Daniel Worrall: There are three immediate priorities for Rio to resolve with the Government of Mongolia
“Mongolian Economy” interviewed Daniel Worrall, Rio Tinto Country Director for Mongolia to talk about the latest developments at the company.
– Mr Daniel, You have lengthy experience of working in developing countries. Since you left a senior position with ExxonMobil and coming to Mongolia, what have been your priorities?
– Thank you. I was appointed in January as Rio Tinto Country Director for Mongolia, which also includes the duties of CEO of Rio Tinto Mongolia LLC, a local enterprise. While it has been a challenging year for everyone, my priorities have been management of Rio Tinto’s overall presence in Mongolia, most importantly keeping our staff safe and healthy, and representation of the company’s shareholder interest in Oyu Tolgoi (OT).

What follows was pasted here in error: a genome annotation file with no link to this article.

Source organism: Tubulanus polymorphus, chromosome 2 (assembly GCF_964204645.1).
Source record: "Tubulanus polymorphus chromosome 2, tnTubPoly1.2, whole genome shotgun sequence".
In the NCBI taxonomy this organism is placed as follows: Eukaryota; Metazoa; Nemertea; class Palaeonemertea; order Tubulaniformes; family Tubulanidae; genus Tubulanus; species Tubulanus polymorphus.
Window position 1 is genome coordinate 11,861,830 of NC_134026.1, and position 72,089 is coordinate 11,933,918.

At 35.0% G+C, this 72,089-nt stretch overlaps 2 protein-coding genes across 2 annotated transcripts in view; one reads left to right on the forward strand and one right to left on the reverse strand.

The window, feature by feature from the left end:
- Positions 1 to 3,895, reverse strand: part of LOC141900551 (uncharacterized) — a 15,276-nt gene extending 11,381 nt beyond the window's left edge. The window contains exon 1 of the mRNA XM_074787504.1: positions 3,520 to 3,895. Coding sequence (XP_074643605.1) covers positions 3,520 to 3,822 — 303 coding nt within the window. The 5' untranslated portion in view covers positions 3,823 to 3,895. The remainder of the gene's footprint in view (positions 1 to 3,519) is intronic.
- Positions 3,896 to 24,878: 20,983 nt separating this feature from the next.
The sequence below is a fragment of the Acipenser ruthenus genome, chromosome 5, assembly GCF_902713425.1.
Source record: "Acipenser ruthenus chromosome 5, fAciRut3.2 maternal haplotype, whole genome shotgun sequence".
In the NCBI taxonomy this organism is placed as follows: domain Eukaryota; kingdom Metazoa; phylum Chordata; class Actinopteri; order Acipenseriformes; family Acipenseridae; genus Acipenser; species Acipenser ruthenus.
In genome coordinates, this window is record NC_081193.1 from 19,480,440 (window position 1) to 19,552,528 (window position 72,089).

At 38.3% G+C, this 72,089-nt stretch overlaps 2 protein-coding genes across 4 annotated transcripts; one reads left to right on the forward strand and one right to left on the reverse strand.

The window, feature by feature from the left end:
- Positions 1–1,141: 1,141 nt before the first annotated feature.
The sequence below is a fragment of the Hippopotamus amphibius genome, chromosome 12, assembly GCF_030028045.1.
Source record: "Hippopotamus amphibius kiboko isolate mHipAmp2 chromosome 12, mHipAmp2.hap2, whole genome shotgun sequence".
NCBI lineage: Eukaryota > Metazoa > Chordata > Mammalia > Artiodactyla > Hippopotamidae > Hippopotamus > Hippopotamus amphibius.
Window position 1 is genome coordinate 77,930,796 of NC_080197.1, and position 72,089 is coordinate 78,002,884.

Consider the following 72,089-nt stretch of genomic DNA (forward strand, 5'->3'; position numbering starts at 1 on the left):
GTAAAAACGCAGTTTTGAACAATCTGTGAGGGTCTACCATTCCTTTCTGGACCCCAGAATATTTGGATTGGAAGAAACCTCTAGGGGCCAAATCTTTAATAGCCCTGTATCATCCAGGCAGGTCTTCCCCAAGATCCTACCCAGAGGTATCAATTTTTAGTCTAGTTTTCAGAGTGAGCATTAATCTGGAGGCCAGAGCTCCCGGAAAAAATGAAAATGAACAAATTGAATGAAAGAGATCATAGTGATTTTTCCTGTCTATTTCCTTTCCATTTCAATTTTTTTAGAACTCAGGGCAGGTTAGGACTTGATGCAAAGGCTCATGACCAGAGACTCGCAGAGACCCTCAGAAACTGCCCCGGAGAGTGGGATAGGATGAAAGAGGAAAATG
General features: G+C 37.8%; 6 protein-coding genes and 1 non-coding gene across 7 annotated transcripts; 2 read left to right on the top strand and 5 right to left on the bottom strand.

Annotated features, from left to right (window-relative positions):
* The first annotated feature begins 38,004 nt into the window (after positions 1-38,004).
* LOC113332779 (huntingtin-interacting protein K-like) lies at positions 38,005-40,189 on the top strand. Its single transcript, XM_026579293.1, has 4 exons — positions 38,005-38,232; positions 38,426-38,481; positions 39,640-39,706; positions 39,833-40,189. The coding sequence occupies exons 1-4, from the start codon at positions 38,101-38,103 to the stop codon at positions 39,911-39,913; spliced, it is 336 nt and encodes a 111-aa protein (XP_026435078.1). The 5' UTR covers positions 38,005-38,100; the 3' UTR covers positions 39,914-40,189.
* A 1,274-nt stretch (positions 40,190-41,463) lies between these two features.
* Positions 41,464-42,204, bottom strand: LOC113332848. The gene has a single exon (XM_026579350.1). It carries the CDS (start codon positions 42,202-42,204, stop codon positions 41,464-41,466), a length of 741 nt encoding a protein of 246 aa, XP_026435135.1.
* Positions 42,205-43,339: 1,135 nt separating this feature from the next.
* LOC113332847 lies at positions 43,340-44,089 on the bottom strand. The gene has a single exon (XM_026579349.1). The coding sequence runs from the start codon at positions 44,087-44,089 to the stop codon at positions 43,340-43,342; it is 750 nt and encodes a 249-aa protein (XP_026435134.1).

My other priorities include:
Supporting the continued operations of the OT open pit mine, which is a key source of revenue for Mongolia.
Successful completion of the OT Underground project which currently accounts for around70 percent of the foreign direct investment (FDI) into Mongolia, and could be about 25 percent of GDP if we commence operations. We’re currently focused on approval of OT’s resources and reserves report by the Minerals council of Mongolia, future funding approval and clarity on the long-term OT power supply. These three elements are key for us to make the decision to start production from the underground section of the mine.
Identify future growth prospects for our minerals exploration business
Expanding the role of the Mongolia Delivery Centre (MDC) – our Ulaanbaatar IT hub that employs over 70 Mongolians and provides knowledge economy services to our global operations
Partnering with the government and other stakeholders as we are one of the largest companies active in Mongolia.
– MDC has been operational for a while now. Can you please provide more details on how you see the future expansion of the centre?